“You could see major disruptions if Delta gets in, and one good way to prevent that is to incentivize and require the COVID-19 vaccine,” Scott said.
Late last week, Brattleboro Memorial Hospital followed the lead of other health care providers in the Northeast by requiring all of its staff to be vaccinated by Oct. 1 or face dismissal.
According to the hospital, about 90 percent of its 600 employees are vaccinated.
Riding out the storm
According to modeling and forecasts produced by Department of Financial Regulation Commissioner Michael Pieciak and his staff, the number of new daily cases in Vermont is expected to continue to rise to about 150 a day by the end of August, then start slowly declining.
That predicted increase in cases coincides with the start of school in Vermont. The state is sticking with its back-to-school guidance of universal masking for students and staff for the first few weeks of the school year, along with voluntary testing and an increased number of school-based vaccination clinics.
According to current Vermont Department of Education guidance, masking is recommended until a school reaches 80 percent vaccination of those students and staff eligible to receive them.
Children under the age of 12, as well as unvaccinated staff and students, should continue to mask even after the 80-percent level is reached.
The Windham Northeast Supervisory Union District Board voted last week to require masking of students, teachers, and staff to start the school year. The Windham Southeast, Windham Central, and Twin Valley school districts have not yet announced any official masking policy.
As for the wearing of face masks in public places in Vermont, the current CDC guidance recommends that people living in any county experiencing a “substantial spread” of COVID-19 should wear masks for all indoor activities.
With 69 new cases reported in the past two weeks, Windham County falls into that category, classified as 50 to 100 cases per 100,000, or a positivity rate between 8 and 10 percent.
In Brattleboro, Town Manager Peter Elwell announced on Aug. 11 that while all town government facilities “remain open to the public at this time, we have reinstituted the requirement that anyone inside town buildings must be wearing a face covering.”
In a news release, Elwell said this requirement, based on CDC guidance, “applies equally to employees and to visitors. It applies equally to vaccinated people and to unvaccinated people.”
All public meetings now are required to have a physical location, as they did prior to March 2020, but Elwell said some meetings — including Brattleboro Selectboard meetings — will continue to operate in a hybrid format, “combining both the physical location and the ability to attend and participate in the meeting via Zoom.”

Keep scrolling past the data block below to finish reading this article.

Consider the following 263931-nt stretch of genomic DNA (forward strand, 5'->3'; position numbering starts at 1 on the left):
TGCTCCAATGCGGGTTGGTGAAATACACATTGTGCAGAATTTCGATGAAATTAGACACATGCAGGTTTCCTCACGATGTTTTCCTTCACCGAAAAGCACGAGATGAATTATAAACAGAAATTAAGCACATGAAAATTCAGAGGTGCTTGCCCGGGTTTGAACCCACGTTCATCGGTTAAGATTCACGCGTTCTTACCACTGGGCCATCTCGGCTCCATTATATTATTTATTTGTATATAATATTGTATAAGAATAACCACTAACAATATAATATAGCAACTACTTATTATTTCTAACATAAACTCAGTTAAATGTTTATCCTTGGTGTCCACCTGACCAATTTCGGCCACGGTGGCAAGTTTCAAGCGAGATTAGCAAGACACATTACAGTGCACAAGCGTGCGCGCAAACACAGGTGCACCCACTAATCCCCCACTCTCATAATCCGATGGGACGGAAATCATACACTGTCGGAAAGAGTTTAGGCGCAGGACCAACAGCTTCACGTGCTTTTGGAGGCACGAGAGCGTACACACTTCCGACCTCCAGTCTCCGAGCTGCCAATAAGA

The long-term forecast
In reviewing his department’s Aug. 17 modeling forecast, Pieciak said that new COVID-19 cases are showing a decline in the Northeast, as well as in Vermont.
As of the week ending Aug. 16, 758 new cases were reported in Vermont — a 41-percent increase and the highest level since April 2021, but still lower than the peak of the pandemic between December 2020 and April of this year.
Pieciak said cases are still predicted to increase over the next few weeks, then slowly decline. That trend, he said, has been consistent with other places, such as Israel and the United Kingdom, that have high vaccination rates but have struggled with a rise in cases caused by the Delta variant.
Even better for Vermont, Pieciak said, was that the average number of daily hospitalizations from the virus is still relatively low and that the state’s hospitals have plenty of capacity to deal with both new COVID-19 cases and the normal ebb and flow of medical care.
Vermont has the fewest hospitalizations per capita of any state, roughly about 20 cases on an average day with about 7 to 10 patients in intensive care units.
On average, about 71 percent of COVID-19 hospitalizations in Vermont are among those not fully vaccinated, according to Pieciak.
Pieciak said Vermont hit an important milestone last week, with 75 percent of Vermont’s entire population — 468,620 — having received at least one dose of vaccine. It is the first, and so far only, state to have achieved this level of vaccination.
Scott said on Aug. 17 that his administration has relied on the data and made its policies based upon it.
“Vaccines are working,” he said, urging Vermonters to continue to follow the prevention guidelines and get vaccinated if they haven’t, so “we won’t have to take any steps backward.”